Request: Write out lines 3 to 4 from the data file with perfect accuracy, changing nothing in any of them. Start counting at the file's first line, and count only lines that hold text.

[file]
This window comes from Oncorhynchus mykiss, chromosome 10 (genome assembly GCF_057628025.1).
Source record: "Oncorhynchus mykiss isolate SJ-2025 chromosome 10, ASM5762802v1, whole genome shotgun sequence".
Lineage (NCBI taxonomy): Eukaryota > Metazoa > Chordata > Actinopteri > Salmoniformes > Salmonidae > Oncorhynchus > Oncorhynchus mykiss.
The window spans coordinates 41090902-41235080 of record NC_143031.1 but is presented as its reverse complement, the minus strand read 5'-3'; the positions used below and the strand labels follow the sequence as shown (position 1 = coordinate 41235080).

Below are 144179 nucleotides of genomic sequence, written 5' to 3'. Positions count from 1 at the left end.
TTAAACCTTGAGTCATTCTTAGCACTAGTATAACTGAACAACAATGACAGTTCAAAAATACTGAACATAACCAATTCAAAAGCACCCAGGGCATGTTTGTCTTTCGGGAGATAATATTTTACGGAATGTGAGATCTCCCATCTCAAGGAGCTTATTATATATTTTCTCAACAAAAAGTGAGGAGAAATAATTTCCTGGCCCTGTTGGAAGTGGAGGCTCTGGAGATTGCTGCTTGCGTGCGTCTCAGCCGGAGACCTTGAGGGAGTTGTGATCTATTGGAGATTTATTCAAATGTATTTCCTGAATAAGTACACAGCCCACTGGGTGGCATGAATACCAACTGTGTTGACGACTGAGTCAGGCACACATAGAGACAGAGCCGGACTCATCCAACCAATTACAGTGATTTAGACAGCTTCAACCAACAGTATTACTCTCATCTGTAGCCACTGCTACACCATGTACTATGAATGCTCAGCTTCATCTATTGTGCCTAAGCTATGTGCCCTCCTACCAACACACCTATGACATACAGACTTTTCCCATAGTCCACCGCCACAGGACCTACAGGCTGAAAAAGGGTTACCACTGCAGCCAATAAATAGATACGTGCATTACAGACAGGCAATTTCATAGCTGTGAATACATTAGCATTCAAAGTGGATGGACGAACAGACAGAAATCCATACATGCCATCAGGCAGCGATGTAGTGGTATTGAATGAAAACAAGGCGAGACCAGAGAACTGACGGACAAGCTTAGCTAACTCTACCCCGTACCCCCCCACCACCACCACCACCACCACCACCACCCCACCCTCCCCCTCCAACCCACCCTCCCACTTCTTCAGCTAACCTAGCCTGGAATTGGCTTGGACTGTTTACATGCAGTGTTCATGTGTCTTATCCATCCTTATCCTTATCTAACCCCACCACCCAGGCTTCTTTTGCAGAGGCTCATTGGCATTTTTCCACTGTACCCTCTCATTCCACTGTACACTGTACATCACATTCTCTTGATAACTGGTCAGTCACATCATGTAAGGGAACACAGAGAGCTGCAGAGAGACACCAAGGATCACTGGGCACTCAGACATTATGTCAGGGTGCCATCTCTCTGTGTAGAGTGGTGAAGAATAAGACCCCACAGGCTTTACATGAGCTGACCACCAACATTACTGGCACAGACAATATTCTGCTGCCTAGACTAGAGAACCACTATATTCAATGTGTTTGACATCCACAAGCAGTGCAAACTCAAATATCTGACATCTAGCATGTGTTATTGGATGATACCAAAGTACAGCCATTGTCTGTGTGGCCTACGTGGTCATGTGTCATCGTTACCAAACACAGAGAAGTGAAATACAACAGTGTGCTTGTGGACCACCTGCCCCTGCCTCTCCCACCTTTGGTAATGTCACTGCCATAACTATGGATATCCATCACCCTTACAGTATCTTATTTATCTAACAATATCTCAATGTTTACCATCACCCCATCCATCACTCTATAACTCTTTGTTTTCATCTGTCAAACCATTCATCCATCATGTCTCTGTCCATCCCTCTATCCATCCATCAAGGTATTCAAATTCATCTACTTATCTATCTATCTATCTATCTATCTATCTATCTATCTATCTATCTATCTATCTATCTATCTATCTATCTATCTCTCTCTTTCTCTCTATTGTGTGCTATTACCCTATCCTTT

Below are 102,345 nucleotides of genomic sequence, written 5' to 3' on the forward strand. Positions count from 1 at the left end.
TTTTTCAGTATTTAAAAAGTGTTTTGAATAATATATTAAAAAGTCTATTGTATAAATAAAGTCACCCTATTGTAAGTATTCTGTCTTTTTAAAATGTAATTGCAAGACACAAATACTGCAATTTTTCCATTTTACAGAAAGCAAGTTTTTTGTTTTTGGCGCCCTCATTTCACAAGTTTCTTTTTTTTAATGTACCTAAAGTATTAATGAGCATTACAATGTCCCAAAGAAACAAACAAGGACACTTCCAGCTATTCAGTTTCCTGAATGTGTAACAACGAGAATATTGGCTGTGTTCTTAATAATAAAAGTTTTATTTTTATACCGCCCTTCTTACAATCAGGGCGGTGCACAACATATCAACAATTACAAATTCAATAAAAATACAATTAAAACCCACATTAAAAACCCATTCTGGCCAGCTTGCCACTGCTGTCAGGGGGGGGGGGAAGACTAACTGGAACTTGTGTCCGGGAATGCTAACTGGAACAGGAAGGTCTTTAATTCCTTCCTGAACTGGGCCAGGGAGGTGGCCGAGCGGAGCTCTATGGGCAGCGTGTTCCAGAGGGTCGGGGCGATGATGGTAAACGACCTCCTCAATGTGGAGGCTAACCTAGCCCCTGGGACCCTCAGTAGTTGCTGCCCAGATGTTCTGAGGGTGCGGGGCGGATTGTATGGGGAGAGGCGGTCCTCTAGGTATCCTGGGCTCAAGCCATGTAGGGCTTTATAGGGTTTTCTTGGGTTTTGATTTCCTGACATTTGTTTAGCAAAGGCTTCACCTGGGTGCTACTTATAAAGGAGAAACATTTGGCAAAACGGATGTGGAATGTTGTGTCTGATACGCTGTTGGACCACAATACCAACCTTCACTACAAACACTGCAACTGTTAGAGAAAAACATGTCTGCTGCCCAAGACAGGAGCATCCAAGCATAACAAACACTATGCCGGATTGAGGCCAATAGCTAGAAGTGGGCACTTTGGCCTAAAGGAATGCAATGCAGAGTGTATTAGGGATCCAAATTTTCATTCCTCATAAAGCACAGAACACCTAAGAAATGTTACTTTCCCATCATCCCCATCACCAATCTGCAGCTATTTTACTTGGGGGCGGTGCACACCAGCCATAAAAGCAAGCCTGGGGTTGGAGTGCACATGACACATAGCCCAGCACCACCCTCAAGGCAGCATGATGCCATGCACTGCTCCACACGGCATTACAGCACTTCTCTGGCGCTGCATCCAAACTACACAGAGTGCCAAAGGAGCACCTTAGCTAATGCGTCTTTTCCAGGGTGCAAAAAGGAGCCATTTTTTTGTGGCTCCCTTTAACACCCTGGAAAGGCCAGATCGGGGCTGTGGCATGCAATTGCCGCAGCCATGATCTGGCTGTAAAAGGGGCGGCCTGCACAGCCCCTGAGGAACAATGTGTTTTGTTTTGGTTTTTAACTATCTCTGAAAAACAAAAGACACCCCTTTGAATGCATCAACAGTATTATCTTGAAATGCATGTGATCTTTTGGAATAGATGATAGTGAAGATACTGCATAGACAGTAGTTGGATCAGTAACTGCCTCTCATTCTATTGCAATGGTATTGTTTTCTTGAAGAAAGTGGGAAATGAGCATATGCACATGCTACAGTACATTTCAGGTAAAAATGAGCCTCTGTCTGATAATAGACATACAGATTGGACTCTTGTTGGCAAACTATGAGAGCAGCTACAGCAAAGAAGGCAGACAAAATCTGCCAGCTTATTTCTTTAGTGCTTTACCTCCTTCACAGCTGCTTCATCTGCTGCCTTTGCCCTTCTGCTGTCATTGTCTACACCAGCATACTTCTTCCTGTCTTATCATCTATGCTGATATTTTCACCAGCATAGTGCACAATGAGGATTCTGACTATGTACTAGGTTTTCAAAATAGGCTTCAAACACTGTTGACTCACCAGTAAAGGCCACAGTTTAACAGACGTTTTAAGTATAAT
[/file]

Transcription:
Lineage (NCBI taxonomy): Eukaryota > Metazoa > Chordata > Actinopteri > Salmoniformes > Salmonidae > Oncorhynchus > Oncorhynchus mykiss.
The window spans coordinates 41090902-41235080 of record NC_143031.1 but is presented as its reverse complement, the minus strand read 5'-3'; the positions used below and the strand labels follow the sequence as shown (position 1 = coordinate 41235080).